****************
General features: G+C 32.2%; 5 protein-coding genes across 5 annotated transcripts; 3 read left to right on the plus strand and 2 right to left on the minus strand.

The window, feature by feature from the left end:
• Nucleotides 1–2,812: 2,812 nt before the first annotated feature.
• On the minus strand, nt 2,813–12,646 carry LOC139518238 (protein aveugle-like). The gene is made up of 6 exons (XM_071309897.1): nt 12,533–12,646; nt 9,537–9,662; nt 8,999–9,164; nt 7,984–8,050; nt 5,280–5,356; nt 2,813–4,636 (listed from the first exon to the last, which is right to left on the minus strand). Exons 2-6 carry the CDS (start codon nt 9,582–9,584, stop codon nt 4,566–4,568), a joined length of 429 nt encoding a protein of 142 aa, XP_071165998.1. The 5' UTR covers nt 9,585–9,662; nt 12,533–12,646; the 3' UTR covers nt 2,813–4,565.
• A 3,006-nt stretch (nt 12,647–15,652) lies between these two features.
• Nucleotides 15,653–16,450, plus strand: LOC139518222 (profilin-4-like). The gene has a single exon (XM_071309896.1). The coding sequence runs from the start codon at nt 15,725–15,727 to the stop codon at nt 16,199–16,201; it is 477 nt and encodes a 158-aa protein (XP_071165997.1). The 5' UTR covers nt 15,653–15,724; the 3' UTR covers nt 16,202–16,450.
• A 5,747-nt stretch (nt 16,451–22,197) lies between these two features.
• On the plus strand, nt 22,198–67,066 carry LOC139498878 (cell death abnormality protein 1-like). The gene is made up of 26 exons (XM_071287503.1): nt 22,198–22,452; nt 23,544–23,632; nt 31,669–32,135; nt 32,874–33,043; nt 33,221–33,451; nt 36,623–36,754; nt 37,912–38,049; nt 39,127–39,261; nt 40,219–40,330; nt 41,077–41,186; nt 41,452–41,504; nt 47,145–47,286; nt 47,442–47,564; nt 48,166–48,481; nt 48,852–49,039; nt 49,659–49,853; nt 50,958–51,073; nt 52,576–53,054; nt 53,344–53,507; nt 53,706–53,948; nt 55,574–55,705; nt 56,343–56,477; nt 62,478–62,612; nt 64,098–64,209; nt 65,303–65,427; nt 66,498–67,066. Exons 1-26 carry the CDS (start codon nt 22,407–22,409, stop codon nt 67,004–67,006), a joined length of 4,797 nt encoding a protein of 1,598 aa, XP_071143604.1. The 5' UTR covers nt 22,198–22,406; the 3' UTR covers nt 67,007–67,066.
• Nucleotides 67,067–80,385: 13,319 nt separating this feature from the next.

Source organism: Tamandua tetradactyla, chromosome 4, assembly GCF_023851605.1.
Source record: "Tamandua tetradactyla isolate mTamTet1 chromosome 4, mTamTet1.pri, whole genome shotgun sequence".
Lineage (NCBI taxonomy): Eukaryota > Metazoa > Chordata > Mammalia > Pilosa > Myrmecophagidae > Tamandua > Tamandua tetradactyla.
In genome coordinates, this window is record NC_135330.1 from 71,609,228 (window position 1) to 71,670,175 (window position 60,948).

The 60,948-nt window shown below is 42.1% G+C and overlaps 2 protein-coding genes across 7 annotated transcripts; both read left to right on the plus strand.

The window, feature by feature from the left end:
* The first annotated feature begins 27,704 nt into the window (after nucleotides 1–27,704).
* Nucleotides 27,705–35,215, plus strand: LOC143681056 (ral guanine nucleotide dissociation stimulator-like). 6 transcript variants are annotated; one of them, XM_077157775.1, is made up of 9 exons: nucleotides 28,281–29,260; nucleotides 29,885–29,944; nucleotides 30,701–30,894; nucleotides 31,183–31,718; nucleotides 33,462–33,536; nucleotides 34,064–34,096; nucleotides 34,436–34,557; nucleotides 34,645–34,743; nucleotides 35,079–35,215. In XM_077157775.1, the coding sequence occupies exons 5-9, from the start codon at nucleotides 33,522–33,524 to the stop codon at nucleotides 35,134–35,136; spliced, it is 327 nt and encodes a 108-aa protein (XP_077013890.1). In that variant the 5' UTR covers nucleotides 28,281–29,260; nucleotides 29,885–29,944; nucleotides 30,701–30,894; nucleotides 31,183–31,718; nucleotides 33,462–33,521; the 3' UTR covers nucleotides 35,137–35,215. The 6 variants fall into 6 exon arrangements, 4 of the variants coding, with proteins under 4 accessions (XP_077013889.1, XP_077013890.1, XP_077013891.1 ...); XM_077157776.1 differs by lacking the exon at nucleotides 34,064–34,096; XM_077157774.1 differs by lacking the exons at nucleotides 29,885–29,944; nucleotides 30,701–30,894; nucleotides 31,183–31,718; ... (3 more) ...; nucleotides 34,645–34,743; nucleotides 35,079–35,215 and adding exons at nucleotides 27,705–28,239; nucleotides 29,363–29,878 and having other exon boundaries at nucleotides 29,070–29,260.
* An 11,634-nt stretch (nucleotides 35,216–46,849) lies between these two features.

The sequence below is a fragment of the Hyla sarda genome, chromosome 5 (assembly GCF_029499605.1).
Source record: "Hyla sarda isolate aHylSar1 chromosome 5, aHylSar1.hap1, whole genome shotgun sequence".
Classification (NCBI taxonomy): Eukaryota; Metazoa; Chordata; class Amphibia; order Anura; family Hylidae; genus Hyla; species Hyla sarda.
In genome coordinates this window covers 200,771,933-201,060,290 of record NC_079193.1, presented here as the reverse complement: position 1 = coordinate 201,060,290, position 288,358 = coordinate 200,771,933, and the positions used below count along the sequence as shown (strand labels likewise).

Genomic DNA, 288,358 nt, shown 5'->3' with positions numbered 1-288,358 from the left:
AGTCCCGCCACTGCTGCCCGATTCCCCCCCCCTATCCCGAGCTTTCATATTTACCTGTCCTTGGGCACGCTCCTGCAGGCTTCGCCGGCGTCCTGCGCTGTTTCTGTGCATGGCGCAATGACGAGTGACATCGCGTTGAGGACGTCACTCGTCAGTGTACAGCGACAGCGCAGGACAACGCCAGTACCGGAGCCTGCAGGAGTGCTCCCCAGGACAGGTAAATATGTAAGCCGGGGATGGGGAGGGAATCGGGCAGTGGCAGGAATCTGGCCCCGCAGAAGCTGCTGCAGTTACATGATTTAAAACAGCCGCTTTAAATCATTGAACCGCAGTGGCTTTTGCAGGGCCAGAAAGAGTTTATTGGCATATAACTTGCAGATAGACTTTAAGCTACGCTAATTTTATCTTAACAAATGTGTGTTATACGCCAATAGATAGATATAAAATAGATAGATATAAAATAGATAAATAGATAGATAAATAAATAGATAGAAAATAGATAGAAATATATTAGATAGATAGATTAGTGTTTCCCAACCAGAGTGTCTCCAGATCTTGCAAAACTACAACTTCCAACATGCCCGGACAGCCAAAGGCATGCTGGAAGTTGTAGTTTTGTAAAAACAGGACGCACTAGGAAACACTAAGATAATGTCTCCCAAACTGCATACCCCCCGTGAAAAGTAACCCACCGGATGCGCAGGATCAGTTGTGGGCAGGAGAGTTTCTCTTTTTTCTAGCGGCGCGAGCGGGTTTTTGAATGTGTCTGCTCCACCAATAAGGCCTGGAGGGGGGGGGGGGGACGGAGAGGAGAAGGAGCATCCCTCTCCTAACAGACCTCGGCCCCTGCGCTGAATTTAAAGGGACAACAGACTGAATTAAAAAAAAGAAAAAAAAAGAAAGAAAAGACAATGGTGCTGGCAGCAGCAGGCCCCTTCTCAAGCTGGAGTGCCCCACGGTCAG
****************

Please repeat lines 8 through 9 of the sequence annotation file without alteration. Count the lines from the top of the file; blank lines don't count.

• On the plus strand, nt 22,198–67,066 carry LOC139498878 (cell death abnormality protein 1-like). The gene is made up of 26 exons (XM_071287503.1): nt 22,198–22,452; nt 23,544–23,632; nt 31,669–32,135; nt 32,874–33,043; nt 33,221–33,451; nt 36,623–36,754; nt 37,912–38,049; nt 39,127–39,261; nt 40,219–40,330; nt 41,077–41,186; nt 41,452–41,504; nt 47,145–47,286; nt 47,442–47,564; nt 48,166–48,481; nt 48,852–49,039; nt 49,659–49,853; nt 50,958–51,073; nt 52,576–53,054; nt 53,344–53,507; nt 53,706–53,948; nt 55,574–55,705; nt 56,343–56,477; nt 62,478–62,612; nt 64,098–64,209; nt 65,303–65,427; nt 66,498–67,066. Exons 1-26 carry the CDS (start codon nt 22,407–22,409, stop codon nt 67,004–67,006), a joined length of 4,797 nt encoding a protein of 1,598 aa, XP_071143604.1. The 5' UTR covers nt 22,198–22,406; the 3' UTR covers nt 67,007–67,066.
• Nucleotides 67,067–80,385: 13,319 nt separating this feature from the next.